09 May, 2019

It's all the Same - US Court of Appeals Considers When a Trademark is Generic

Having a well-known brand along with an innovative product can be a cruel mistress to many companies. As your product becomes the market leader, and your brand 'the brand' within that category, there is a risk that your trademark can come under threat of becoming generic. This writer for one has caught himself many times asking someone to "Google" something (found to not be a generic term) or referring to sticky bandages as "Band-Aids" - both of which are examples of misusing a trademark and illustrate the perils of becoming 'the brand'. This issue is rarely litigated extensively in the courts, but a recent case in the US Court of Appeals took it on again and giving us yet more insight into how the courts determine if a trademark is generic or not.

The case of Booking.com BV v USPTO concerned applications by Booking.com to register the name "BOOKING.COM" in a few variations. The marks were initially rejected by both the USPTO and the Trademark Trial and Appeal Board, which considered that the mark was generic as applied to the relevant services, finally succeeding with the District Court. The matter was ultimately appealed to the Court of Appeals, who was tasked with determining whether the mark is generic or not.

In terms of provenance of whether a mark is generic or not, according to the Court, the onus lies on the USPTO to prove this is indeed the case.

The Court then moved onto setting out the test to determine whether a mark is generic or not. The test consists of three factors: (i) identify the class of product or service to which use of the mark is relevant; (ii) identify the relevant consuming public; and (iii) determine whether the primary significance of the mark to the relevant public is as an indication of the nature of the class of the product or services to which the mark relates, which suggests that it is generic, or an indication of the source or brand, which suggests that it is not generic. Once a mark has been deemed to be generic, it cannot become distinctive.

To book or not to book - that is the question
Both parties agreed that, in relation to the first and second steps, the mark is used to identify the class or product to which it belongs (i.e. making hotel reservations for others) and the relevant purchasing public consists of consumers who use hotel reservation services offered via the internet or in person. What remains at issue is the third step, i.e. "…the public's understanding of what the term BOOKING.COM primarily refers to".

In considering the public's understanding of a term the courts may look at "…purchaser testimony, consumer surveys, listings and dictionaries, trade journals, newspapers, and other publications". To ascertain whether the same term is understood to primarily refer to the service or the source the Courts consider the proposed mark as a whole.

The Court subsequently had to consider whether the USPTO's evidence that the public use "booking.com" generically, and whether the inclusion of a top-level domain to a generic second-level domain 'booking' means the mark is necessarily generic.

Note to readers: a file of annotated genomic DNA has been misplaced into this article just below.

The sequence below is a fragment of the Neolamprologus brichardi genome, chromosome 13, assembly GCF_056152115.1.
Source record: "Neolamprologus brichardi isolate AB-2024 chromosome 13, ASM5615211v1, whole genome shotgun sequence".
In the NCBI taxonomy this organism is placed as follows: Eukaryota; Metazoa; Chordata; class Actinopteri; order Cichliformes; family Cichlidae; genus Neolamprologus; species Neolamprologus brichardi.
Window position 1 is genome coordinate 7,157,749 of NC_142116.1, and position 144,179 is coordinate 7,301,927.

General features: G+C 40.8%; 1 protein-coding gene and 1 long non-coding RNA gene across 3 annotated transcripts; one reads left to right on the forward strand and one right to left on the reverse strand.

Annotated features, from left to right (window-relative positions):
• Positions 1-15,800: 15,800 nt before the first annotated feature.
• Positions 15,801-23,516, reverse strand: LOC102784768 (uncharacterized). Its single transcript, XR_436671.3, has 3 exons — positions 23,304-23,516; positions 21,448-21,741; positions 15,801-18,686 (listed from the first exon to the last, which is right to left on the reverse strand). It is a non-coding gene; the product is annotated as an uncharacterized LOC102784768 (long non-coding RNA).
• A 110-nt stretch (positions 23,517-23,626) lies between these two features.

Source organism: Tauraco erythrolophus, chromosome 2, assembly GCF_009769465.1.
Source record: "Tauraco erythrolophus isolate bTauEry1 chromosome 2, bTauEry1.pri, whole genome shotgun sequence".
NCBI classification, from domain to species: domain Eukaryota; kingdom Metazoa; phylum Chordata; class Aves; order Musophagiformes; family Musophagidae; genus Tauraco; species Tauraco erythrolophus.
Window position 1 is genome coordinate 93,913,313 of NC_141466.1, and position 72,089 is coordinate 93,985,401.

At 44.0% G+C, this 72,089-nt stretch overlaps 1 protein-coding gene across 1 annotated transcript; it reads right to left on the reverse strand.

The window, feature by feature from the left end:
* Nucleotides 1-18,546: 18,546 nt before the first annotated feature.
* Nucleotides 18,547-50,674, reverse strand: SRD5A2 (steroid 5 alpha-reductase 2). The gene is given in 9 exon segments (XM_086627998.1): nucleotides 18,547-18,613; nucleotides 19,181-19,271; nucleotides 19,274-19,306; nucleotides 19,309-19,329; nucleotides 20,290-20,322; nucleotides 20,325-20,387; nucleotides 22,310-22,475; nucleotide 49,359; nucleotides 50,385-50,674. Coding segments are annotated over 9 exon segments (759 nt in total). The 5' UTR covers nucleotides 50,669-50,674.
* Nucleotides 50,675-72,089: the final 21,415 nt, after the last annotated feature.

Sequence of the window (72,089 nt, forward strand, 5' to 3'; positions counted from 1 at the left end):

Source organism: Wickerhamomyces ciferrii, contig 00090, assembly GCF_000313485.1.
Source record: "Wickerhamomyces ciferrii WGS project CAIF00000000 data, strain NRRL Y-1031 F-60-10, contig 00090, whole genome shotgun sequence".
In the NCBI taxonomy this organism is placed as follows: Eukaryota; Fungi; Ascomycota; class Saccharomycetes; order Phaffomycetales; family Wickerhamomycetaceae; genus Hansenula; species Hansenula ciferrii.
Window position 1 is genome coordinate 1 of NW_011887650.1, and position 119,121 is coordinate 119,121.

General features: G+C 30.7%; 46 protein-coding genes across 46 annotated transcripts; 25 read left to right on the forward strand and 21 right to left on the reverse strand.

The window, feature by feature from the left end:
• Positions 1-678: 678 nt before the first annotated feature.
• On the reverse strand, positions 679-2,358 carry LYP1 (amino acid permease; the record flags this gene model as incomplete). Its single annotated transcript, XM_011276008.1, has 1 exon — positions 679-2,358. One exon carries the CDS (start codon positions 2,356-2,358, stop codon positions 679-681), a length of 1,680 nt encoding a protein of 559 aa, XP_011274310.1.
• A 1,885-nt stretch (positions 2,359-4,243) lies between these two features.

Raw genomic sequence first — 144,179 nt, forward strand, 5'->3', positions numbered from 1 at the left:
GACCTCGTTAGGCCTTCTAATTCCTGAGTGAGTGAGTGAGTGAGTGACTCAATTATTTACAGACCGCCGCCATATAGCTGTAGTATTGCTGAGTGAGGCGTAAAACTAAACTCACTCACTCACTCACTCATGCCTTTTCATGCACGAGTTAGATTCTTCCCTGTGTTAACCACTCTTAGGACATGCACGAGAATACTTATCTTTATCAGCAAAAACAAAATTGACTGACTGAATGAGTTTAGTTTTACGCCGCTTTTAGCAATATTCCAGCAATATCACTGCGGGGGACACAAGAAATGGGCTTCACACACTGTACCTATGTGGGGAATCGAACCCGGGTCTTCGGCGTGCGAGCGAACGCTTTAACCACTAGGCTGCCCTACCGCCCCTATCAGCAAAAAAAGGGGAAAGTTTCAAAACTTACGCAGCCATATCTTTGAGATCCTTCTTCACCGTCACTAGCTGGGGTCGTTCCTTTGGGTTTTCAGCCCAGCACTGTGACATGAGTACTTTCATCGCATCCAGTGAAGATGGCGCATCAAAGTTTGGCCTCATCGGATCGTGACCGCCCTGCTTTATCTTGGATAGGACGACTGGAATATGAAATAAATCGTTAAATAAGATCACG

The USPTO failed to show in their evidence that the mark had become generic. Even though other domain names featured the term 'booking', these alone didn't make the mark generic since the term 'booking' is used to book a multitude of things, not just hotels. Consumers, therefore, wouldn't necessarily understand the mark to automatically mean the provision of hotel booking services. Booking.com's consumer survey also indicated that over 70% of consumers identified the mark as meaning the company, and not just any booking service for hotels. The mark was descriptive, and not generic. The Court of Appeals, therefore, rejected the USPTO's first argument.

The USPTO then argued that the addition of the second-level domain ".com" meant that the mark was necessarily generic.

The Court followed by expanding on its considerations of compound marks, like Booking.com. This focusses on how the public perceives the mark as a whole, not simply as a collation of separate constituent parts. Leading from this the Court noted that the addition of ".com" doesn't in itself make a mark generic, as the public's perception would have to be considered in the light of the whole mark. Additionally, even though the mark describes the activity within the website "...it does not necessarily follow that the public commonly understands the mark to refer to the service broadly speaking". The Court, therefore, rejected the argument on the addition of ".com" making a mark generic.

The Court finally noted that, even though the mark does describe the activity of booking something via a website (specifically hotels), it doesn't prevent others from using the mark in a different context, e.g. booking a car rental or travel tickets.

The case does provide further discussion of an important facet of trademark law in the US, which isn't often touched upon by the courts. While the subject matter is somewhat established, it sets out in more detail the world of trademarks in an online environment, which is growing in importance as we become more and more entwined in an online marketplace.